Use Cold Meat For Making Sausage
WaltonsTV: Cold Meat Meat Hack
Meat Hacks: Using Cold Meat for Making Sausage
Does the temperature of meat matter when making sausage? Watch the full video below, read the highlights here, and then post your comments or questions below.
Always Use Cold Meat
Whenever you are making sausage whether that is snack sticks, summer sausage, brats, or any type of smoked sausage, make sure you use as cold of meat as possible. What we do before we make sausage is to put the meat in the freezer for an hour or so before processing. This helps get the meat even colder than the temp of just being in a refrigerator, but keeps it from being completely frozen. We want the meat to be as cold as possible and putting in the freezer for an hour or so will get it really cold and even start to make the outside layers even slightly frozen. The colder the meat, the better it will grind and have better particle definition in your final sausage. Cold meat will also help with meat safety. The colder the meat is, the less likely we’ll have bacteria grow. And, lastly, protein extraction is more efficient at colder temps.
So whenever you are making sausage, just remember to have your meat temperature be as cold as possible and you will make a better and safer overall product!
I believe the recommended curing time is 12 hours but can I go less than that? I was expecting my order to be here tonight and it won’t be here till tomorrow morning now.
I was going to mix up my batch of jerky tonight but will have to do it tomorrow on my lunch break. Just wondering if tomorrow evening would be long enough to let the meat cure.
Your recipe calls for 1. Sure Cure, 2. Sure Gel Meat Binder, and 3. Smoked Meat Stabilizer. I have all but the Sure Gel Meat Binder. Can I get by without using this? Second question- Is Excalibur’s Cure Excellerator the same as Sure Cure?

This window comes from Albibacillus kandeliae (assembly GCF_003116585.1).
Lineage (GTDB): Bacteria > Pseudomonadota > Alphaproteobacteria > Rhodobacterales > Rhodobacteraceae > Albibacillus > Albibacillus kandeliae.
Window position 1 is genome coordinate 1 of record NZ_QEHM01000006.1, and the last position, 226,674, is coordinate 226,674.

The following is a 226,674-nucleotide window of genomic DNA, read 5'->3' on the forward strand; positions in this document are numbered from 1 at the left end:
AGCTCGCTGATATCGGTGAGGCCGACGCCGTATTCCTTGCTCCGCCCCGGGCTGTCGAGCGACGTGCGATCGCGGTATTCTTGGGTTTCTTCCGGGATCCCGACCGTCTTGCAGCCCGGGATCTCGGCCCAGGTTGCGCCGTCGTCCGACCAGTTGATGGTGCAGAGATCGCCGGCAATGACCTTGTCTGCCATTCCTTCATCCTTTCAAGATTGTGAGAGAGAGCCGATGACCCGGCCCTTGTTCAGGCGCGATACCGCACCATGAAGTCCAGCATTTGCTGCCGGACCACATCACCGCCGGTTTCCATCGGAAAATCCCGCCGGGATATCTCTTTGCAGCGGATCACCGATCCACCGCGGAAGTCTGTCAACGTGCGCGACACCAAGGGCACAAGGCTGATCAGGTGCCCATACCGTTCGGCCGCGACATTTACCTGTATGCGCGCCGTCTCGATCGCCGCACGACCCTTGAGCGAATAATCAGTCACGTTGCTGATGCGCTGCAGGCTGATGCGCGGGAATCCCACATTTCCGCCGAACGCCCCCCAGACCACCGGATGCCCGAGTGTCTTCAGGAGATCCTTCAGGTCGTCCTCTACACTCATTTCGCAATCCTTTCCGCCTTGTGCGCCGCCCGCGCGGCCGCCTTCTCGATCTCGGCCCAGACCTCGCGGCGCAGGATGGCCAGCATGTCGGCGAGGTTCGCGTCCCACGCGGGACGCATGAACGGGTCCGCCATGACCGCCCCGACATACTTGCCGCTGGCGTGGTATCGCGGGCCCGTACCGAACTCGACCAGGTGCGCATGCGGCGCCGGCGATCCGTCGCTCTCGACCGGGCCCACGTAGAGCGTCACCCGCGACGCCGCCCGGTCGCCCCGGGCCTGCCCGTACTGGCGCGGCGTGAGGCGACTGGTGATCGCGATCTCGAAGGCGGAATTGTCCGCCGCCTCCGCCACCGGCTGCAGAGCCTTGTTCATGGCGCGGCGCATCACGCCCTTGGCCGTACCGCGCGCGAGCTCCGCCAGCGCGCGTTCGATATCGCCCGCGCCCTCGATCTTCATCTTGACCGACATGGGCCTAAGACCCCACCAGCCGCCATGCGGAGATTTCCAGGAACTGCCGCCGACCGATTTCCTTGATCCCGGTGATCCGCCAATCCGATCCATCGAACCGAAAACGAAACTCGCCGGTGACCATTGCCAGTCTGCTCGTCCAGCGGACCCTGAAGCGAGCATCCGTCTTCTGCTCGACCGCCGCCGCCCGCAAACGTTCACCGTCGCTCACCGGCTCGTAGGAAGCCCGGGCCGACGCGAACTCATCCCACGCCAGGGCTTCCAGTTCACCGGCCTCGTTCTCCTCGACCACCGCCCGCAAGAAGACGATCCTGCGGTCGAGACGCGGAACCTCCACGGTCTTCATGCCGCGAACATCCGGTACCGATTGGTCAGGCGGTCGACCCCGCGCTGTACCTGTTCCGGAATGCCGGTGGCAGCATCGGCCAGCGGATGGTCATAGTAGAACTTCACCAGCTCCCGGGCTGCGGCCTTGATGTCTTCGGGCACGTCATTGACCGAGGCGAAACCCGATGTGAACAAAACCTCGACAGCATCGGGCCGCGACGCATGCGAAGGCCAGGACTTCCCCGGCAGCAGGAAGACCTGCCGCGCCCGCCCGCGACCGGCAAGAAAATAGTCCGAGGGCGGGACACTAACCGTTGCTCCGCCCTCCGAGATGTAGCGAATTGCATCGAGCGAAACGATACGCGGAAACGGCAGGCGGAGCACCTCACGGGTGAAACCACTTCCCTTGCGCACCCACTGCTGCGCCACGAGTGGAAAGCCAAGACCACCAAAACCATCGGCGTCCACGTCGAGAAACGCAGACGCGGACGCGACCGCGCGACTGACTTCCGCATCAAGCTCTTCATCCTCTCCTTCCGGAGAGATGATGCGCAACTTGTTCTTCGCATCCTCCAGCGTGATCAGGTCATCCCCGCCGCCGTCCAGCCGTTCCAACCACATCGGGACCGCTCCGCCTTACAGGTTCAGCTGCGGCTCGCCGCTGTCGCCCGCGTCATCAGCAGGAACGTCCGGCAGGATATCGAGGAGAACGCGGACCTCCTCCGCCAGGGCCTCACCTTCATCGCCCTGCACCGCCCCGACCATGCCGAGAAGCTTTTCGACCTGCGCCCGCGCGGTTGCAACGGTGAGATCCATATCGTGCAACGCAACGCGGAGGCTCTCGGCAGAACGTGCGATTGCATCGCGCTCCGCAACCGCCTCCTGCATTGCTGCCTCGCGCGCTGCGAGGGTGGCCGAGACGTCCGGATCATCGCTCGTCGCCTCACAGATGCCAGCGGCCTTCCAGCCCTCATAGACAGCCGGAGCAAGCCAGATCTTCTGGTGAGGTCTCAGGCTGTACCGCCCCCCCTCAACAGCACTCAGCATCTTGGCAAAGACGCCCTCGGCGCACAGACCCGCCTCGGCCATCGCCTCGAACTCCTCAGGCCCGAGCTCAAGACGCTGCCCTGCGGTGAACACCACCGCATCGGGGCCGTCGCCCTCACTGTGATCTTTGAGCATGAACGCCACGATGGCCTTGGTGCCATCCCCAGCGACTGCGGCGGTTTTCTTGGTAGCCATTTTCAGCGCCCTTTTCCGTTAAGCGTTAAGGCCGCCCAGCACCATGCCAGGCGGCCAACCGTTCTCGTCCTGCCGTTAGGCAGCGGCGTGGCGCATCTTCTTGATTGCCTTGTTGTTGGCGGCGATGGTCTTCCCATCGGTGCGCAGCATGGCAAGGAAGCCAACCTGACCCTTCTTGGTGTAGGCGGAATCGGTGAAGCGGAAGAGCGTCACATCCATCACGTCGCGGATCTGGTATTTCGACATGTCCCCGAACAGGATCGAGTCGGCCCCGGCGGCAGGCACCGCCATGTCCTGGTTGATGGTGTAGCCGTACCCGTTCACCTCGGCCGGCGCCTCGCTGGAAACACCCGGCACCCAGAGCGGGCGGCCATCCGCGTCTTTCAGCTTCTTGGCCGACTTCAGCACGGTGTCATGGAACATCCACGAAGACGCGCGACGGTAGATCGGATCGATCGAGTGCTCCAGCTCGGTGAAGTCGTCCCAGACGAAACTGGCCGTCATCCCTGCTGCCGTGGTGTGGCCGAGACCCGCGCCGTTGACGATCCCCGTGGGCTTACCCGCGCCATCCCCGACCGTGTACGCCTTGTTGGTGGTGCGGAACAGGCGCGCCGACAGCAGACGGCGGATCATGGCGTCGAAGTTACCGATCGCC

@andyman Great question, Carrot Fiber holds up to 26 times its weight in water, and while the 80 oz is still well inside that I have never done that before. I max out (even with Carrot Fiber) at 64 oz which is 2 qts. My only fear with doing 80 is that it might take a lot longer to cook as it will have more water content that will be trying to evaporate. Most of that water should be bound up in the carrot fiber though so it wouldn’t really be available to be cooked out. Hmmm, my recommendation, to be safe is to stick with 64 oz of water.
Now, as to should you add more seasoning, some people will taste the difference if you did not add additional seasonings and some (most) will not. Your water and your seasoning is technically part of your meat block (anyone who is reading this who doesn’t consider this don’t worry!) so adjusting your meat block to include your water is sometimes done. If you do decide to add more spices or seasonings I would add aromatics and things like Rosemary and Basil, don’t add more salt as that is formulated specifically for the meat block.
Hope this helps and if you do decide to go with 80 oz of water then I would be very interested in the results!
i use denuded round. higher cost, less waste, cleaner eating
@jonathon I enjoyed this line of questions and comments, it made me think. Here is my related question: Assume I use 25 lbs. of meat to make summer sausage and add one package, 4 oz., of Carrot Fiber and 80 oz. of water. The ratio is 20 times the weight of water to the weight of CF. In other words, I am adding 5 lbs. 4 oz. of water/CF paste to my meat dough. Should I adjust the amount of salt and spices, I add to the dough? I am concerned that the flavor will be weaker if I don’t add spices for the new total, 30 lbs. curious as to what y’all thinking.